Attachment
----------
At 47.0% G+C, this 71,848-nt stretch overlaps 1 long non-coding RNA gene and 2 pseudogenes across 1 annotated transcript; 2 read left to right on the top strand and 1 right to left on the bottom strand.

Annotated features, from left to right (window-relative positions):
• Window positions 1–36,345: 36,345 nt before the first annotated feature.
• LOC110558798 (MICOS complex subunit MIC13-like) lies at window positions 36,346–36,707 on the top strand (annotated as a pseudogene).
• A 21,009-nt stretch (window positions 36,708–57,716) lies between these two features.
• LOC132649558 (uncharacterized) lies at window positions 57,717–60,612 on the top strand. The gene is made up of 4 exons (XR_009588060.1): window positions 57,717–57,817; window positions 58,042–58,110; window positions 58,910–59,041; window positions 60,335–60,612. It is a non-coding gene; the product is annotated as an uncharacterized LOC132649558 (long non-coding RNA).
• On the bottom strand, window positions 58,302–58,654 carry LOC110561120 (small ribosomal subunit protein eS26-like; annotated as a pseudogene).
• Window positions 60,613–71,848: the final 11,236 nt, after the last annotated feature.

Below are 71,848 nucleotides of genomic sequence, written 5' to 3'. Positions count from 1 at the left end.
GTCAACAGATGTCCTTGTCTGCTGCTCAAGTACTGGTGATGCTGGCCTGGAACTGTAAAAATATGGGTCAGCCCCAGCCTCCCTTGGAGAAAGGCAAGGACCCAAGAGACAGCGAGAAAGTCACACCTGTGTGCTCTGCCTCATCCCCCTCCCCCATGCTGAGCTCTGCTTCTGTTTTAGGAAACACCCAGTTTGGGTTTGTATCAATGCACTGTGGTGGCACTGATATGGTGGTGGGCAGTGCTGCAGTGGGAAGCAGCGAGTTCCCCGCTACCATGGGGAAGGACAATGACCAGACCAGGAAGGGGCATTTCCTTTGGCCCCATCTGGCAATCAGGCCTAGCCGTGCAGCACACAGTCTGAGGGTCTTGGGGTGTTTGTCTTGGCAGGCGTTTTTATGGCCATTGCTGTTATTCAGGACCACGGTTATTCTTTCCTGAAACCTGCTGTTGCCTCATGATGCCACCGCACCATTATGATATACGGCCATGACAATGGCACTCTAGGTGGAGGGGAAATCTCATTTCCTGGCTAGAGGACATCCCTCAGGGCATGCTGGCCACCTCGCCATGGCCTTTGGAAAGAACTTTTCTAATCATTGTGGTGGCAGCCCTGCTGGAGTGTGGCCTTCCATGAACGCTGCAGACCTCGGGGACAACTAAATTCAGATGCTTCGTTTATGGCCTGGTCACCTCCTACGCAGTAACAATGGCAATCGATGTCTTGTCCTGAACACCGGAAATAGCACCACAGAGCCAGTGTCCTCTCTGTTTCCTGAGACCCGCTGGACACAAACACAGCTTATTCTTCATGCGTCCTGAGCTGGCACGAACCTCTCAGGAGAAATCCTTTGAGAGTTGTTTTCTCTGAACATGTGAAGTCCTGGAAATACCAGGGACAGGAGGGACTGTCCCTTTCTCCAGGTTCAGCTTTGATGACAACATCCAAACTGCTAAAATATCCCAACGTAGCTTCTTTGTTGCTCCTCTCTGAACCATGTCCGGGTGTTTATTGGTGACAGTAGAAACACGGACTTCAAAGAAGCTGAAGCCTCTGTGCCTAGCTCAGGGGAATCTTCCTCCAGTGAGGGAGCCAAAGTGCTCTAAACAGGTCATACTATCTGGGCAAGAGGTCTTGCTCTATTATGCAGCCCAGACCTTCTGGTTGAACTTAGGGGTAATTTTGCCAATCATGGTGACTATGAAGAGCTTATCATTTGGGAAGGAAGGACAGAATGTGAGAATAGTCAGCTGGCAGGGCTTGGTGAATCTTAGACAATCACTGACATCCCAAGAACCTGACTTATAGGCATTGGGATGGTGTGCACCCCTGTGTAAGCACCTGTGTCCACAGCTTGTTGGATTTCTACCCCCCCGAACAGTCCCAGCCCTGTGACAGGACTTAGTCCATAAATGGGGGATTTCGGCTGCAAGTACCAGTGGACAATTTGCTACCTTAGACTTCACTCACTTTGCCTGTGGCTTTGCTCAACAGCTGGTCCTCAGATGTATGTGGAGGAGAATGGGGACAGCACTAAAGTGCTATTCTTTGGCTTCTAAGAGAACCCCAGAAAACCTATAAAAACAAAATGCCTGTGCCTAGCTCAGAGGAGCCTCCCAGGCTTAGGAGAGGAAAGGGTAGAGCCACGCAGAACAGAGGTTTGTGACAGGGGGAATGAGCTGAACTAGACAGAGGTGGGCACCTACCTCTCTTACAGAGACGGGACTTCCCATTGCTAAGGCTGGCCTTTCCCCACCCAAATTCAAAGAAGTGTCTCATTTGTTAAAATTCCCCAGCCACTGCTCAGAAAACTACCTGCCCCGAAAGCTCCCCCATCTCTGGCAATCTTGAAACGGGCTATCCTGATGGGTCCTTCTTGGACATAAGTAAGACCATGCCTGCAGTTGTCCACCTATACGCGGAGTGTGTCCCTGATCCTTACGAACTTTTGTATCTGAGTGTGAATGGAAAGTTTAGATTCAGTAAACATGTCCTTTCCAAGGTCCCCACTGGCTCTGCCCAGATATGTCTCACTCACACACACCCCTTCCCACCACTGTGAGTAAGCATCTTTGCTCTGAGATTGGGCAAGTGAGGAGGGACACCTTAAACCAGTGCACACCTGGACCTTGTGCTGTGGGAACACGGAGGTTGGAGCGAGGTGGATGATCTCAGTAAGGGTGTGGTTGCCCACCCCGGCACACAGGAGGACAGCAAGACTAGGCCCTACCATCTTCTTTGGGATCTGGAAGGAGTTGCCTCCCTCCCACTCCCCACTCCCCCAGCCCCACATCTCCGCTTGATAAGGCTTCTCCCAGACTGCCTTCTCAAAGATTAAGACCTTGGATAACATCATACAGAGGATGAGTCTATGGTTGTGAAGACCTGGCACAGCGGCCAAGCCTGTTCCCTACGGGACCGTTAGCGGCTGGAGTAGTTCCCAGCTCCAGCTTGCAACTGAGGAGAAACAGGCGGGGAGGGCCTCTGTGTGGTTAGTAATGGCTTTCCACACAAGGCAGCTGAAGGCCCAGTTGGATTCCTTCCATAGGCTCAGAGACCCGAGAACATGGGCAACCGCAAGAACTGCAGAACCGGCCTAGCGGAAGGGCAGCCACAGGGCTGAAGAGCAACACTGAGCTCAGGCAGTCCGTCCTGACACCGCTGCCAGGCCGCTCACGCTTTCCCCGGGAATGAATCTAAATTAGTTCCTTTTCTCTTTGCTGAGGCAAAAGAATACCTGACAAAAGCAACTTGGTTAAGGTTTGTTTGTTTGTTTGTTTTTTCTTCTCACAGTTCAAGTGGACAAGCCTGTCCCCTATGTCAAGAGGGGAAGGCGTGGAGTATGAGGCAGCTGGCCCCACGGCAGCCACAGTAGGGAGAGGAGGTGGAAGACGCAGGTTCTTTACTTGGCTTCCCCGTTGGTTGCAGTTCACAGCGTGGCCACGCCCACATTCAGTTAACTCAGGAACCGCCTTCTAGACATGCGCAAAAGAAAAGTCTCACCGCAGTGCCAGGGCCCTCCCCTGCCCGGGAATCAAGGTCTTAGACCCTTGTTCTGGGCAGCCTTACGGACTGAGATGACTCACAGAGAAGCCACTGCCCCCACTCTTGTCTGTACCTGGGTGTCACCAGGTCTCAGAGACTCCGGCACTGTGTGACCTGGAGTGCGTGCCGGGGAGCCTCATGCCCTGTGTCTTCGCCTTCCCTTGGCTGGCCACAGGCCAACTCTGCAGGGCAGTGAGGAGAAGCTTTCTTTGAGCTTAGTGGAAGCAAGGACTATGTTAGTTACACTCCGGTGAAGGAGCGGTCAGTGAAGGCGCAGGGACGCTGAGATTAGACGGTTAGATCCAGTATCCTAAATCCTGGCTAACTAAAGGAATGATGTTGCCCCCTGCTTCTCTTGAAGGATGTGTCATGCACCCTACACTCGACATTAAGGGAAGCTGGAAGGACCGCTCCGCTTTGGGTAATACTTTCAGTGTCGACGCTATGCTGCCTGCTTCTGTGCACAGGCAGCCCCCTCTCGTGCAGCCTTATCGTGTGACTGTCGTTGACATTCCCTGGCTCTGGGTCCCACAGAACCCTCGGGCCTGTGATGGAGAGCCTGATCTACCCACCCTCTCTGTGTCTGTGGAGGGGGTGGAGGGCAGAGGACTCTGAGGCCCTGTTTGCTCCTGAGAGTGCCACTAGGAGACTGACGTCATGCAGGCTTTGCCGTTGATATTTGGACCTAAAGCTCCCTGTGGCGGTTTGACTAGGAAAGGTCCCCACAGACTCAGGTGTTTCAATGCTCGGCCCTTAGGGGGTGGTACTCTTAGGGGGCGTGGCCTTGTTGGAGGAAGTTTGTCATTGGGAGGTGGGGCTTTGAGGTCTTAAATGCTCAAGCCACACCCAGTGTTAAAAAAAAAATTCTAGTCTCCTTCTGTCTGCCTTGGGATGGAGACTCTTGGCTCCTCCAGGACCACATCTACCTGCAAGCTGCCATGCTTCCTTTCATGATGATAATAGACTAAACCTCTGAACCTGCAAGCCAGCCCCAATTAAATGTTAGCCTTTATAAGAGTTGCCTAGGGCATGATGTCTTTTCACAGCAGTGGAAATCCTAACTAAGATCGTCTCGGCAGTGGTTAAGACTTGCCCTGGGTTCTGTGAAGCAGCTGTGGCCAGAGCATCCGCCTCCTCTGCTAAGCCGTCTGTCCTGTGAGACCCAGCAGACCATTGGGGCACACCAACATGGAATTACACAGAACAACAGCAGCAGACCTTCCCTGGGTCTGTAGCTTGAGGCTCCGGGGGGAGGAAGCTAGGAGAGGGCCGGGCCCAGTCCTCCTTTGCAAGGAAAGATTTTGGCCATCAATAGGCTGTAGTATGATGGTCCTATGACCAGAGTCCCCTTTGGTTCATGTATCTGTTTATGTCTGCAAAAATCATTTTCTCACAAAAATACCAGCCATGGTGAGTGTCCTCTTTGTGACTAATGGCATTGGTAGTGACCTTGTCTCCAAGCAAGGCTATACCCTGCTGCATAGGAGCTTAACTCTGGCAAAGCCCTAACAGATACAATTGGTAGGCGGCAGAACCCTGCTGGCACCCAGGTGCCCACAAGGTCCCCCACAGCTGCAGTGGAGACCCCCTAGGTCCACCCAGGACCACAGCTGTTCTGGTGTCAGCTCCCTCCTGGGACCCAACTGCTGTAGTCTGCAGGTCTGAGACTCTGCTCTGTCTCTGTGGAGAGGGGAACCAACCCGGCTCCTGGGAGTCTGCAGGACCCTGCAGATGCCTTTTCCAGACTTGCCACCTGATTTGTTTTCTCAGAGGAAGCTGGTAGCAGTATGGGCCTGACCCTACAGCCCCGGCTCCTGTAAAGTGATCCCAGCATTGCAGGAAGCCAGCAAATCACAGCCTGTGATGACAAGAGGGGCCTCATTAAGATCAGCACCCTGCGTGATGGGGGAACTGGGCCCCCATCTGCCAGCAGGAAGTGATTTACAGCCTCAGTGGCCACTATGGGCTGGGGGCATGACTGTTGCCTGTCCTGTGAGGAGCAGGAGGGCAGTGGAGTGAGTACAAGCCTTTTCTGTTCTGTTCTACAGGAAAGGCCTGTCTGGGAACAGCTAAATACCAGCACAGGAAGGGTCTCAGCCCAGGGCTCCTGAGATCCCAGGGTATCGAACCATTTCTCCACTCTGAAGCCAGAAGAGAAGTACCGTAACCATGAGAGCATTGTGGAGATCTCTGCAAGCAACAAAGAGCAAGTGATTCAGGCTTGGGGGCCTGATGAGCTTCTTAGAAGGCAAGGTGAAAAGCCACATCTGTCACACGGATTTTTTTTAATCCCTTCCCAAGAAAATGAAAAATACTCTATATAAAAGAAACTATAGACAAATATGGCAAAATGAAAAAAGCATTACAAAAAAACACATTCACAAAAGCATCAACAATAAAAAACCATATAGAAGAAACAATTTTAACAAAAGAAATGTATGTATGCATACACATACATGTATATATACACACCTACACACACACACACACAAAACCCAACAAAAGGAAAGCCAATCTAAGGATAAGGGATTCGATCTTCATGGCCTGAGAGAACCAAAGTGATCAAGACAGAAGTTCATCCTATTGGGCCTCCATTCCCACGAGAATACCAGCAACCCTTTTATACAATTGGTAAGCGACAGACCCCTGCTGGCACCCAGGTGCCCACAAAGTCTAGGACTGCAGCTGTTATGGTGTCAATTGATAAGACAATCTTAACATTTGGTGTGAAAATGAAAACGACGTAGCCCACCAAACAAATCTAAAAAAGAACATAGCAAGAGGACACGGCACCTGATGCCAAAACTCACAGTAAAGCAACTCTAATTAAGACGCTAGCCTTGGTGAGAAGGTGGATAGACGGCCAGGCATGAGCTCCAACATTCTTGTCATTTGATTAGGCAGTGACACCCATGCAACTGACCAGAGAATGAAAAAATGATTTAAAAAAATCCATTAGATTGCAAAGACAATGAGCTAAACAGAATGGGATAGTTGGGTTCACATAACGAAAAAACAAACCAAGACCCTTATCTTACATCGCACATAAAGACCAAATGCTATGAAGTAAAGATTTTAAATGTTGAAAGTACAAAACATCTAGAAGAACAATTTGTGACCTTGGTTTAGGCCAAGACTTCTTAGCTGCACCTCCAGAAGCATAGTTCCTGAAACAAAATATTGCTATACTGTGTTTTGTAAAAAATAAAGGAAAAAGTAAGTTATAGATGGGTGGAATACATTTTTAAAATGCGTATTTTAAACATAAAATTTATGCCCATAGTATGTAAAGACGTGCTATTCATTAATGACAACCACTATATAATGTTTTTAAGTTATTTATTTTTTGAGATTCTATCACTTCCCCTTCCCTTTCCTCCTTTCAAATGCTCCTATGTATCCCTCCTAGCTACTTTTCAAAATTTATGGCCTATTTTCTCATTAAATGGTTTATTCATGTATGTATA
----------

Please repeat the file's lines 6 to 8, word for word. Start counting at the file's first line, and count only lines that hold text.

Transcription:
• LOC132649558 (uncharacterized) lies at window positions 57,717–60,612 on the top strand. The gene is made up of 4 exons (XR_009588060.1): window positions 57,717–57,817; window positions 58,042–58,110; window positions 58,910–59,041; window positions 60,335–60,612. It is a non-coding gene; the product is annotated as an uncharacterized LOC132649558 (long non-coding RNA).
• On the bottom strand, window positions 58,302–58,654 carry LOC110561120 (small ribosomal subunit protein eS26-like; annotated as a pseudogene).
• Window positions 60,613–71,848: the final 11,236 nt, after the last annotated feature.